18-year-old emerging artist part of the Carnegie’s public art trail
By Patrice Stewart, Staff Writer, The Decatur Daily
Hanging out with insects at Cook’s Natural Science Museum doesn’t bother Whitley Fleming.
As long as she has her drawing equipment, she’s OK to sit for hours with the ants, beetles and spiders.
Her familiarity with dragonflies and other insects made it natural for the budding artist to paint two critters for this summer’s Dance of the Dragonflies while also building her own portfolio.
She saw the Carnegie Visual Arts Center’s 2010 public art trail as a chance to contribute pretty, attention-getting items to Decatur while also getting experience with a different category of art.
The 18-year-old, who has drawn and painted from a young age, hopes to have a career as a graphic designer. Look for her illustrations in a bug book in the future.
“My mom works at the Cook’s museum in Decatur, so I was able to go by there and see the different bugs,” said Fleming, the daughter of Darron and Allison Fleming of Trinity.
“Since I like to draw, it’s a nice place for me to go and sit and draw the different insects. They’re not alive or moving, so it’s easier to get your proportions right while seeing them close up,” she said.
A recent graduate of Master’s Hand home-school program, she completed a summer art appreciation course at Calhoun Community College. She has been awarded a fine arts scholarship to Calhoun for 2010-11.
Fleming did not participate in the Carnegie’s “Arts Aflutter” butterfly trail last summer, but she decided to get involved in the Dance of the Dragonflies trail after learning about it last winter through the Carnegie’s Facebook page.
Area artists were asked to submit drawings of their ideas. Dragonfly sponsors could chose from the samples, and the Carnegie committee matched some up.
“They were trying to keep it geared toward the city of Decatur and things we associated with Decatur, so I thought about the Cook’s Museum and the Alabama Jubilee balloon festival,” Fleming said.
She submitted two designs, and both were chosen. They can be viewed on Old Decatur streets until the Dragonfly Ball on Aug. 14, when the painted metal beauties will be auctioned or go to their sponsors.
“Nature’s Wonder” is the name Fleming gave her dragonfly painted in green and yellow with insects like ants, grasshoppers and other varmints. The sponsor is the Decatur-Morgan County Hospitality Association Inc., and this piece is at 511 Oak St. N.E.
“I was thinking of the different insects that I remembered seeing in this area when I was little,” she said. “There’s a firefly on there like those that I remember catching around here, and I added some butterflies, too.”
“The Sky’s the Limit,” Fleming’s other dragonfly, features clouds and hot-air balloons. It was chosen to represent the Decatur-Morgan County Convention & Visitors Bureau and stands in Founders Park at Bank and Church streets.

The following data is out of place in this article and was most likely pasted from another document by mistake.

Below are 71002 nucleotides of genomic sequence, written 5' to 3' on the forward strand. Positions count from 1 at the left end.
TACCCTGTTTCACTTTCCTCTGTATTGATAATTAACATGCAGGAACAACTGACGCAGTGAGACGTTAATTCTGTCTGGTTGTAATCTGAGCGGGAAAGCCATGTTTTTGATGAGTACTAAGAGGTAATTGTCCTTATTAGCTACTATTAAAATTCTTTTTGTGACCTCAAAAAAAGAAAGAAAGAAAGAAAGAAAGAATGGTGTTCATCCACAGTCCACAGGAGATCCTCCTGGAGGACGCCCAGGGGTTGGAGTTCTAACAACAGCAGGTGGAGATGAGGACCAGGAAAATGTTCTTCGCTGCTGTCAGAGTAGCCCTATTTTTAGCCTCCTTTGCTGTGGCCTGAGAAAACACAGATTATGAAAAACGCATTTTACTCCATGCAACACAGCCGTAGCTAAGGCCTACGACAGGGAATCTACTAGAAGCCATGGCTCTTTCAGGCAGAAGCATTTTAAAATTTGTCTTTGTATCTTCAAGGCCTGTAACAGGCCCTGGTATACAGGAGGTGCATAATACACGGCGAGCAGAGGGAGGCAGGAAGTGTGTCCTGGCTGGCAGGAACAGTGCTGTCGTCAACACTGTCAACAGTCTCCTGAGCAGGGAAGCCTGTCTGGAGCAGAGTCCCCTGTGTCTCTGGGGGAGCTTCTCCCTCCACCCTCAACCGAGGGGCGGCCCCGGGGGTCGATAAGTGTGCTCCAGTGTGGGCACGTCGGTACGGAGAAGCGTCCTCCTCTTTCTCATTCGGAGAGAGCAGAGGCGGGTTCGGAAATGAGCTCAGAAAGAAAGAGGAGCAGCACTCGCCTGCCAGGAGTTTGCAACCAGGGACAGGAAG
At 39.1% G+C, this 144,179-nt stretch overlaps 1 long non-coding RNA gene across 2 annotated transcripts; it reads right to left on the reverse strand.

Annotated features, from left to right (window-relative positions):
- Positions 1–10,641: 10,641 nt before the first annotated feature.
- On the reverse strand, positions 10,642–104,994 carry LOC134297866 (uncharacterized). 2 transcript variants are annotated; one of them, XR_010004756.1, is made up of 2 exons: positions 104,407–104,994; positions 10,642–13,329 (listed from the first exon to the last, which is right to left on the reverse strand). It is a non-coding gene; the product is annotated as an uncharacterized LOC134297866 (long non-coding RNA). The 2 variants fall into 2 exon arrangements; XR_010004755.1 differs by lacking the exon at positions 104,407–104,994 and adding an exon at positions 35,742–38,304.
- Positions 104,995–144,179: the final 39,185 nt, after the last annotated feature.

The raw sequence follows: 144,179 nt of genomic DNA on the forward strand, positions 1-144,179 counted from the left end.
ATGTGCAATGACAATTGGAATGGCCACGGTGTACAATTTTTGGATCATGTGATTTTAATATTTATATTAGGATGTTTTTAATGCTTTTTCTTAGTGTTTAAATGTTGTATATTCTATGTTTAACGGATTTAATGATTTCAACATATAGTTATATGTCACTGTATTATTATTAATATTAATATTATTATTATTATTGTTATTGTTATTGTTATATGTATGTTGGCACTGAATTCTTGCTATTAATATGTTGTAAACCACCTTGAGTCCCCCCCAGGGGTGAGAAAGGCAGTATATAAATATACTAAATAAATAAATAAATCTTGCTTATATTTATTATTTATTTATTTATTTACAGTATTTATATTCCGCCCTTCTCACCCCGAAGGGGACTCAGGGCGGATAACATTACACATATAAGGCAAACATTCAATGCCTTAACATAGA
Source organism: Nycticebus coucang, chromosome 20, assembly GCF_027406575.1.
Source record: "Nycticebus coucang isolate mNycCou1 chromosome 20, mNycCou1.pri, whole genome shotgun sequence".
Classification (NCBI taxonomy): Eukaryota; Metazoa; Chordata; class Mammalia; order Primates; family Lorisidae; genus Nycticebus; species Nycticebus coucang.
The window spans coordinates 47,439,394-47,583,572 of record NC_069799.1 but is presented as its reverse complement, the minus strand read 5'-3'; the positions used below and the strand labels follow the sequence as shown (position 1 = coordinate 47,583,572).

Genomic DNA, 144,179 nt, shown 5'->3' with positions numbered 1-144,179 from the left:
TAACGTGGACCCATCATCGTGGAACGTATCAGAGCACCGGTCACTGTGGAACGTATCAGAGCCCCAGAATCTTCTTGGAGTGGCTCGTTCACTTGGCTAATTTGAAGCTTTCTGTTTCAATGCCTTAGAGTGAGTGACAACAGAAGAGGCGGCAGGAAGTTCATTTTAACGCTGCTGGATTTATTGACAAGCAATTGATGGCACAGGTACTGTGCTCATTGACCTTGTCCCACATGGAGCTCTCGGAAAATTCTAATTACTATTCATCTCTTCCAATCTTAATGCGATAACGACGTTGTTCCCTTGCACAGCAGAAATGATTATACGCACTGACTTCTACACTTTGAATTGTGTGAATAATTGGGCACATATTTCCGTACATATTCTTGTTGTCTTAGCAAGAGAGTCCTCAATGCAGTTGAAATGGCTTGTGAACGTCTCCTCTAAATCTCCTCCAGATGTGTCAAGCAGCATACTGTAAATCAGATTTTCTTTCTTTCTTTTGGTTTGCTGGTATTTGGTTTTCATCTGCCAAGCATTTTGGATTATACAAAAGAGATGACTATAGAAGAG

One of the best parts was painting her dragonflies in a warehouse where many experienced artists were working.
“It was neat to meet the other artists, learn from them and see that they have jobs around here, too,” said Fleming. “Art is my passion, and I’ll be excited to see what it opens up.”
Insects are not her only topics, however.
She entered a drawing of an octopus in last year’s “Embracing Art” exhibit of area art at the Carnegie and also earned honorable mention the past two years in the Junior Duck Stamp art competition at Wheeler Wildlife Refuge.
As a home-schooler, her art teacher was Michelle Wilson of Hartselle. Last fall, Fleming’s mixed-media work, titled “Memoirs,” was the only local piece chosen to be displayed with about 60 from around the state at an exhibit at the Montgomery Museum of Fine Arts.
Vote for your favorite
Have you viewed all the art on the Dance of the Dragonflies trail and voted for your favorite online?
You only have another week and a half, so it’s time to get out and see this second annual display of public art sponsored by the Carnegie Visual Arts Center and many companies, agencies and individuals.
Fifty-nine painted metal dragonflies are on display, featuring everything from area attractions, flowers, river life and the Delta IV rocket to memories of individuals.
Some dragonflies even capture the “Coffee and Camaraderie” of the morning coffee club at the City Café and Alabama football’s bragging rights on a “Braggin’ Fly.”
There are too many to list here, but they can be seen on the arts center’s trail website, www.carnegieartstrail.org. Trail brochures can be downloaded from the website or picked up at the Carnegie. And if you walk or ride along the trail, you may also spot some butterflies from the 2009 public art project that are now in permanent locations chosen by sponsors.
The public art trail will officially end with the Dragonfly Ball on Aug. 14, when large and small dragonflies will be auctioned.
The event, planned at Burningtree Country Club from 7 to 10 p.m., will include music by The Valley Cats dance band, heavy hors d’oeuvres, complimentary signature drinks and cash bar. Tickets to this Carnegie fundraiser must be purchased by Friday at $75 per person. Call 341-0562 for information.